The New England Grassroots Environment Fund(NEGEF) is a foundation that focuses on providing support to community volunteer initiatives working to make their hometowns healthy, just, safe and environmentally sustainable. In early 2017, ECA-Mass received a $5,000 grant from NEGEF. Our original goal was to foster 10-12 clusters of elders around the state committed to doing something about climate change, in communities with little activity of that kind. By late summer we learned that fostering a strong community response takes a lot of concentrated networking, coaching and support. So we radically revised our approach, deciding to focus heavily—though not exclusively—on Lowell.
In collaboration with Carol Oldham of the Massachusetts Climate Action Network and Emily Kirkland of 350Mass for a Better Future, we identified half a dozen Gateway Cities as priorities. We focused on Lowell, recognizing that it is represented by Rep. Tom Golden, a Democrat who is co-chair on the House side of the powerful Joint Committee on Telecommunications, Utilities, and Energy. All climate-change legislation must go through that committee. The Senate co-chair is Sen. Barrett, a strong climate-change champion and author for a second time this year of legislation that would establish a state carbon tax. However, there has been far less support on the House side, for which Rep. Golden is the gate-keeper. Because of its potential as a leverage point on State House energy legislation, we decided to invest all of our $5000 grant to hire a community organizer in Lowell.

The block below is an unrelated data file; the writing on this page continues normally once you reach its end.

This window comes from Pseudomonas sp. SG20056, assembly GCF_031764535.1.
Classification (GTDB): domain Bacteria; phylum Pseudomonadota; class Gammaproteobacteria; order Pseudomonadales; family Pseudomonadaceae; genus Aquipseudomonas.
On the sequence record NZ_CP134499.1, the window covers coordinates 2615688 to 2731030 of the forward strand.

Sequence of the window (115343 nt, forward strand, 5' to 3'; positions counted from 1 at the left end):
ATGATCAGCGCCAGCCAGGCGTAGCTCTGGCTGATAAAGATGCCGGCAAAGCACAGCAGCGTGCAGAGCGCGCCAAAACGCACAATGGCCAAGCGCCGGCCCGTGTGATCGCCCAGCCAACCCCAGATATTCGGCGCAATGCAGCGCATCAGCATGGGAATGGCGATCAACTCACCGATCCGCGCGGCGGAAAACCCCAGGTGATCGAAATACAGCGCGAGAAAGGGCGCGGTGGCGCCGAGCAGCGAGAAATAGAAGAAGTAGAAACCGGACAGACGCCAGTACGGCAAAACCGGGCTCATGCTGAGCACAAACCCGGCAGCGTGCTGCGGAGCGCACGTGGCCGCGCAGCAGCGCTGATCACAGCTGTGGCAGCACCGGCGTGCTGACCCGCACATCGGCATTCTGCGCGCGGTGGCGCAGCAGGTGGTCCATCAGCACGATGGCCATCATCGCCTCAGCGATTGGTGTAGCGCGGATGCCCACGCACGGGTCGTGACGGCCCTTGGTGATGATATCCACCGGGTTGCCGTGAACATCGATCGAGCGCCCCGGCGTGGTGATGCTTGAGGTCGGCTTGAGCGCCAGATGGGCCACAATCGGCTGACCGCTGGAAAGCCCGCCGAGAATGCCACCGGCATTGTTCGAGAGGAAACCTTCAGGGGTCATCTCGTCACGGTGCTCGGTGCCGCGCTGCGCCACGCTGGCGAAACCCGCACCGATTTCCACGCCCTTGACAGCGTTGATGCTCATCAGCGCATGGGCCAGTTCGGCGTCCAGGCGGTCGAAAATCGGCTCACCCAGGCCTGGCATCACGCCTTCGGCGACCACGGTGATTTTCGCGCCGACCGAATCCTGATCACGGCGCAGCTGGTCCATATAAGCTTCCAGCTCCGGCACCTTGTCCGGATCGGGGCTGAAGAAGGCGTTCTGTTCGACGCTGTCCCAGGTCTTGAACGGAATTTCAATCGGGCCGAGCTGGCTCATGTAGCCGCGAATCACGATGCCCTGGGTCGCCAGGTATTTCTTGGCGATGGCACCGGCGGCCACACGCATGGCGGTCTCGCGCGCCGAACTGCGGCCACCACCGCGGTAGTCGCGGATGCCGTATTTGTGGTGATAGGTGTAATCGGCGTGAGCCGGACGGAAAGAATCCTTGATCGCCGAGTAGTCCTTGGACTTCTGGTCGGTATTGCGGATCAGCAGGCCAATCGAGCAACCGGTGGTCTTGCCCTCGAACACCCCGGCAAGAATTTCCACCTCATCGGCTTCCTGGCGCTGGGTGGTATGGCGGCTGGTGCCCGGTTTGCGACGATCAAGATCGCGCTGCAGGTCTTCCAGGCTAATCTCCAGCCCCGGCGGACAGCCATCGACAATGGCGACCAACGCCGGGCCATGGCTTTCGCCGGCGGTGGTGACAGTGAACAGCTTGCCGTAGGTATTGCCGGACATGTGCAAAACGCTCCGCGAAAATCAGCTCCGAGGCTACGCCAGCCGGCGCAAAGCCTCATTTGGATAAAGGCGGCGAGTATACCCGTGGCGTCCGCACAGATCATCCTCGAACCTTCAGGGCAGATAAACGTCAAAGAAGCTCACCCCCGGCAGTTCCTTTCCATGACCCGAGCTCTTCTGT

We chose Charlie Gargiulo, born and raised in Lowell, who brings 40 years of experience and deep ties to the community to his work for ECA. Charlie is reaching out across class and ethnic lines to help us convene a team of elder activists in Lowell that is committed to addressing local environmental issues. This team, coming together for the first time this month, will give us a core group of constituents whom we can use as a base for initiating meetings with Rep. Golden.
We got off to a good start with a meeting in early September with Rep. Golden at his favorite hangout, the Top Donut in Lowell. We plan to go back to him early in 2018 with data gathered by students at @UMassLowell on the impact of even a small hurricane in his district. For example, how many elders would die from lack of air-conditioning due to a power outage from fallen trees? Such an event is inevitable. We’ll ask him what he will do to help the city prepare.
NEGEF showed their satisfaction with our choice of what to do with the 2017 grant by awarding us another $3,700 in December, despite fierce competition. In addition, program officers at the local Theodore Edson Parker Foundation have indicated they will look favorably on an action plan coming from an inclusive team of elders and would consider providing substantially greater support in 2018. So, the payoff from our initial investment looks promising. Stay tuned!